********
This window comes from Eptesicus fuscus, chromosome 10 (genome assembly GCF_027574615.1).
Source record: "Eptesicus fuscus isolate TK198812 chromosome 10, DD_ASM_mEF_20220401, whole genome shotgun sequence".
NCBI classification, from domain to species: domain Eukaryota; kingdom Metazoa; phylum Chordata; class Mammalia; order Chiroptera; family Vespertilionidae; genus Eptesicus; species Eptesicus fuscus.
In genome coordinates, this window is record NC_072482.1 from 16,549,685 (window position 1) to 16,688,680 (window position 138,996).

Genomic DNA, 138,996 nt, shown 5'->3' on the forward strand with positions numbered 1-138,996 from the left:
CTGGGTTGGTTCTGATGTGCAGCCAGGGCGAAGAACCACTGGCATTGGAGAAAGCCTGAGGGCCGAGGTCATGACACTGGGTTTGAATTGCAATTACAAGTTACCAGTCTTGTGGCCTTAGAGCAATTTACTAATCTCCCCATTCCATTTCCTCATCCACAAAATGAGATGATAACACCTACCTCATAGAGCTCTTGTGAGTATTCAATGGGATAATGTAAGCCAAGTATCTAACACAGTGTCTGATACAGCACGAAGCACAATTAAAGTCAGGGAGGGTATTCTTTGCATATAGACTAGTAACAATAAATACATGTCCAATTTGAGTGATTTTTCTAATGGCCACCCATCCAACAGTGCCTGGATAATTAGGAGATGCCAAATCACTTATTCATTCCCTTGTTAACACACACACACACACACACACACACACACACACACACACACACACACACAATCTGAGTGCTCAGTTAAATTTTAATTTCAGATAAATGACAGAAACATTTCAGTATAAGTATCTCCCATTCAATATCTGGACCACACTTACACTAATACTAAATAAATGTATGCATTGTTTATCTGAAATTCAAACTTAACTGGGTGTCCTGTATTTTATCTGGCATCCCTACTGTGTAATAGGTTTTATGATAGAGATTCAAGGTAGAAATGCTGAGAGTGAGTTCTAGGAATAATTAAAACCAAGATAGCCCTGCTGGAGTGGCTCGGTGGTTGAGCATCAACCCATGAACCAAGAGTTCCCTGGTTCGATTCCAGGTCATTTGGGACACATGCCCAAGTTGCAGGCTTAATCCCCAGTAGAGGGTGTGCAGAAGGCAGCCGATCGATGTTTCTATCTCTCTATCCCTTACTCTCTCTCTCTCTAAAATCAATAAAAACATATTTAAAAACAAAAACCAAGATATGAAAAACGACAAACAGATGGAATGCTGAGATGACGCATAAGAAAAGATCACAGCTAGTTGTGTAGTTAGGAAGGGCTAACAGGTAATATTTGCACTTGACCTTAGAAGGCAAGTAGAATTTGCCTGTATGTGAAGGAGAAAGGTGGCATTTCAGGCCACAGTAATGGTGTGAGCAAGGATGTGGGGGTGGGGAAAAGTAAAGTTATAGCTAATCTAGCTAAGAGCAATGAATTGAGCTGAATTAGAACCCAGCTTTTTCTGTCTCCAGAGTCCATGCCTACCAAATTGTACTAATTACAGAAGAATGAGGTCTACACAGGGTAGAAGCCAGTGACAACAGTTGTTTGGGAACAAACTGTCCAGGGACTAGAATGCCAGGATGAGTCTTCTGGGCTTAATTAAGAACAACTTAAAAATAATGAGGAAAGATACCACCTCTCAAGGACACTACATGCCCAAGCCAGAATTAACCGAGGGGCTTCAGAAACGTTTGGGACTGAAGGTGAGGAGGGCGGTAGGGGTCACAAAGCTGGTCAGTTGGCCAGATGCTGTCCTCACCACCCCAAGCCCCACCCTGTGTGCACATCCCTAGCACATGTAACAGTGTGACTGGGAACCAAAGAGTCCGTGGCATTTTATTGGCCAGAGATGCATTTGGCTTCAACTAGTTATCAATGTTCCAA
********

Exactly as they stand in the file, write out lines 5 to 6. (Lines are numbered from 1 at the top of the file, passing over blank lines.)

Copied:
Genomic DNA, 138,996 nt, shown 5'->3' on the forward strand with positions numbered 1-138,996 from the left:
CTGGGTTGGTTCTGATGTGCAGCCAGGGCGAAGAACCACTGGCATTGGAGAAAGCCTGAGGGCCGAGGTCATGACACTGGGTTTGAATTGCAATTACAAGTTACCAGTCTTGTGGCCTTAGAGCAATTTACTAATCTCCCCATTCCATTTCCTCATCCACAAAATGAGATGATAACACCTACCTCATAGAGCTCTTGTGAGTATTCAATGGGATAATGTAAGCCAAGTATCTAACACAGTGTCTGATACAGCACGAAGCACAATTAAAGTCAGGGAGGGTATTCTTTGCATATAGACTAGTAACAATAAATACATGTCCAATTTGAGTGATTTTTCTAATGGCCACCCATCCAACAGTGCCTGGATAATTAGGAGATGCCAAATCACTTATTCATTCCCTTGTTAACACACACACACACACACACACACACACACACACACACACACACACACACAATCTGAGTGCTCAGTTAAATTTTAATTTCAGATAAATGACAGAAACATTTCAGTATAAGTATCTCCCATTCAATATCTGGACCACACTTACACTAATACTAAATAAATGTATGCATTGTTTATCTGAAATTCAAACTTAACTGGGTGTCCTGTATTTTATCTGGCATCCCTACTGTGTAATAGGTTTTATGATAGAGATTCAAGGTAGAAATGCTGAGAGTGAGTTCTAGGAATAATTAAAACCAAGATAGCCCTGCTGGAGTGGCTCGGTGGTTGAGCATCAACCCATGAACCAAGAGTTCCCTGGTTCGATTCCAGGTCATTTGGGACACATGCCCAAGTTGCAGGCTTAATCCCCAGTAGAGGGTGTGCAGAAGGCAGCCGATCGATGTTTCTATCTCTCTATCCCTTACTCTCTCTCTCTCTAAAATCAATAAAAACATATTTAAAAACAAAAACCAAGATATGAAAAACGACAAACAGATGGAATGCTGAGATGACGCATAAGAAAAGATCACAGCTAGTTGTGTAGTTAGGAAGGGCTAACAGGTAATATTTGCACTTGACCTTAGAAGGCAAGTAGAATTTGCCTGTATGTGAAGGAGAAAGGTGGCATTTCAGGCCACAGTAATGGTGTGAGCAAGGATGTGGGGGTGGGGAAAAGTAAAGTTATAGCTAATCTAGCTAAGAGCAATGAATTGAGCTGAATTAGAACCCAGCTTTTTCTGTCTCCAGAGTCCATGCCTACCAAATTGTACTAATTACAGAAGAATGAGGTCTACACAGGGTAGAAGCCAGTGACAACAGTTGTTTGGGAACAAACTGTCCAGGGACTAGAATGCCAGGATGAGTCTTCTGGGCTTAATTAAGAACAACTTAAAAATAATGAGGAAAGATACCACCTCTCAAGGACACTACATGCCCAAGCCAGAATTAACCGAGGGGCTTCAGAAACGTTTGGGACTGAAGGTGAGGAGGGCGGTAGGGGTCACAAAGCTGGTCAGTTGGCCAGATGCTGTCCTCACCACCCCAAGCCCCACCCTGTGTGCACATCCCTAGCACATGTAACAGTGTGACTGGGAACCAAAGAGTCCGTGGCATTTTATTGGCCAGAGATGCATTTGGCTTCAACTAGTTATCAATGTTCCAA